Fear and Frustration Among Women with Recurrent UTIs

In conversation with A. Lenore Ackerman, MD, PhD, Assistant Professor of Urology and Director of Research in the Division of Female Pelvic Medicine and Reconstructive Surgery at the University of California, Los Angeles, Ja-Hong H. Kim, MD, Associate Professor in the Division of Pelvic Medicine and Reconstructive Surgery at the University of California, Los Angeles, and Victoria C. Scott, MD, Associate Program Director of the FPMRS Fellowship at Cedars-Sinai Medical Center, discuss a recent study of the experience of women with recurrent urinary tract infections (rUTIs). Dr. Scott explains that 29 women were recruited to participate in 1 of 6 focus group discussions to investigate the perspective of women suffering from rUTIs. She then lists some preliminary themes from the discussions with the women, including fear of development of antibiotic resistance, widespread knowledge of the collateral damage from antibiotics, concern about taking unnecessary antibiotics, anger at physicians for “throwing” antibiotics at them, a feeling that the medical profession underestimates the impact of rUTIs, a need for research on nonantibiotic options for prevention and treatment, and resentment towards the medical system for not dedicating more research efforts to providing more timely diagnosis. Dr. Scott synthesizes these themes into two emergent concepts: fear about the overuse of antibiotics and frustration at the medical system for not providing alternative treatments or taking rUTI symptoms seriously. Dr. Kim then notes that this initial study has produced two additional studies on the current management of rUTIs that take expert and personal care provider experiences into account. Dr. Ackerman highlights the importance of data capturing that patients are not seeking antibiotics necessarily in the way doctors assume they are, though Dr. Kim does add the caveat that the women in the study were a relatively homogeneous group of college-educated white women. Dr. Ackerman also muses that the attitudes expressed in this study suggest that this population may be interested in a vaccine for rUTIs. Drs. Ackerman, Scott, and Kim conclude by noting that the study made evident the importance to patients with rUTIs of focusing on their experience rather than merely the clearance of bacteria.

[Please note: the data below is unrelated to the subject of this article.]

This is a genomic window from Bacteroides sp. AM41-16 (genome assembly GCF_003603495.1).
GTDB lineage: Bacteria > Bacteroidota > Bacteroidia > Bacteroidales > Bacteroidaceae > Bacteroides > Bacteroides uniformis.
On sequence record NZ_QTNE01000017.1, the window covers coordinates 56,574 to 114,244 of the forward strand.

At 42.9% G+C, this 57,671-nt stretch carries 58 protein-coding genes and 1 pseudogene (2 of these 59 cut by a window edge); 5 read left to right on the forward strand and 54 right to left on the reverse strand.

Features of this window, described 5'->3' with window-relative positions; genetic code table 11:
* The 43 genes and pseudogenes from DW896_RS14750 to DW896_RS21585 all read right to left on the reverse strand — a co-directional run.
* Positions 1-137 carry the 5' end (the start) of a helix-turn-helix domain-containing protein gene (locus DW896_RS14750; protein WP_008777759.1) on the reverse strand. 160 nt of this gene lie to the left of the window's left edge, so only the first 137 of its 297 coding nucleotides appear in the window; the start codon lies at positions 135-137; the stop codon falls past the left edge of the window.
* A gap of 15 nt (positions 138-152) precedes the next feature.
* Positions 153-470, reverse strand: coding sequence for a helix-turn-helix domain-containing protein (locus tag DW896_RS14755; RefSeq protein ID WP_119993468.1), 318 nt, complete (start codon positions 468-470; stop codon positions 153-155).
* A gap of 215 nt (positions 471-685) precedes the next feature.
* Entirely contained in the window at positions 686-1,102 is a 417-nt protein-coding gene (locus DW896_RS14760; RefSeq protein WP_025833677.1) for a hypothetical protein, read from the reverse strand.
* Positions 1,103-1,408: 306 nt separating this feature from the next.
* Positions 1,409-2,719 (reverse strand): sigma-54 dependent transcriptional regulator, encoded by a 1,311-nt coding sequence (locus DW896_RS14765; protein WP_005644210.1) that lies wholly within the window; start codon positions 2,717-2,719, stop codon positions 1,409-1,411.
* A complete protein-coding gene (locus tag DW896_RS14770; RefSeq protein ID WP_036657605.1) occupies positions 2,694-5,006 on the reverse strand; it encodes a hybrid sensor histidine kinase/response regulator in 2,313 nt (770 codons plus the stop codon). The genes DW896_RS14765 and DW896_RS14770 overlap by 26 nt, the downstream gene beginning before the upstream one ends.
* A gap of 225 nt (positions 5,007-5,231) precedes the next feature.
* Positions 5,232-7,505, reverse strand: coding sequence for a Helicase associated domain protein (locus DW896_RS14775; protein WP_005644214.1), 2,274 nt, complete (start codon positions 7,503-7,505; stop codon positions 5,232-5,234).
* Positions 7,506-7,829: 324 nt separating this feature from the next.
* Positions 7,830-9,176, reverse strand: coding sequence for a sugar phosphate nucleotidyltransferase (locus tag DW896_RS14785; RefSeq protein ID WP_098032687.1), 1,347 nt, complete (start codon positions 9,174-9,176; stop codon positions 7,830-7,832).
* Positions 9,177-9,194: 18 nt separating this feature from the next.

Read More